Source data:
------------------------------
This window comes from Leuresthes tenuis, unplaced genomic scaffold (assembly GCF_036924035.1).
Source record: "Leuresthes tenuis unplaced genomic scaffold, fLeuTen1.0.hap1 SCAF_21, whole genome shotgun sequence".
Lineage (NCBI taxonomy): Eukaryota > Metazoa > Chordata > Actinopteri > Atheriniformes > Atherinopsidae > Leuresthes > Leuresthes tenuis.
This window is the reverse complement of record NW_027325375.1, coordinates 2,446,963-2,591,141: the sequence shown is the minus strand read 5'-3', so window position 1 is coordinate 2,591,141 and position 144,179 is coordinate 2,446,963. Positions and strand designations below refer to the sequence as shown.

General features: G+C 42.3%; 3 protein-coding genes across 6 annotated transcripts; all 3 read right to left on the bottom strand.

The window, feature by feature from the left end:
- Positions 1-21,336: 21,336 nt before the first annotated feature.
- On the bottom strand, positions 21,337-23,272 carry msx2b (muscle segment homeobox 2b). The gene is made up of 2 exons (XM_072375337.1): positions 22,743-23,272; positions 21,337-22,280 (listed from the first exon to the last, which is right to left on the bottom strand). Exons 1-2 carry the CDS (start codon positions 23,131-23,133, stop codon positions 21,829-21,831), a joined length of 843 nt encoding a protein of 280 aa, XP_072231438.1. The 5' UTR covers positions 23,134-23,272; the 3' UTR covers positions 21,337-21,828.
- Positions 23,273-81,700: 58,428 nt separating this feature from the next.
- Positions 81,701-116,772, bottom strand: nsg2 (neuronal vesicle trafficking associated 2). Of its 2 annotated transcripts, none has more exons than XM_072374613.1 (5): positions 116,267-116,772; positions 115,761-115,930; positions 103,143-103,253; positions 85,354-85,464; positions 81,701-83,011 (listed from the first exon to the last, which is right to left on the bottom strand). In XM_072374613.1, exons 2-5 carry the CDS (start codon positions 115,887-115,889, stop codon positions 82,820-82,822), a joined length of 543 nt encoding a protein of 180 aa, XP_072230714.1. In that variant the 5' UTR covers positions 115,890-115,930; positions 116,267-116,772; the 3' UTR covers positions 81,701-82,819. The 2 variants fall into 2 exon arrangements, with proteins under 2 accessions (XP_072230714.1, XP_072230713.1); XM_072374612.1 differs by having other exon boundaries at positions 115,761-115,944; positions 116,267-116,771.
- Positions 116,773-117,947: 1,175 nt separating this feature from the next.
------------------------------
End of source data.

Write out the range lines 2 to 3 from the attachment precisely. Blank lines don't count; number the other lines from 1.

Source record: "Leuresthes tenuis unplaced genomic scaffold, fLeuTen1.0.hap1 SCAF_21, whole genome shotgun sequence".
Lineage (NCBI taxonomy): Eukaryota > Metazoa > Chordata > Actinopteri > Atheriniformes > Atherinopsidae > Leuresthes > Leuresthes tenuis.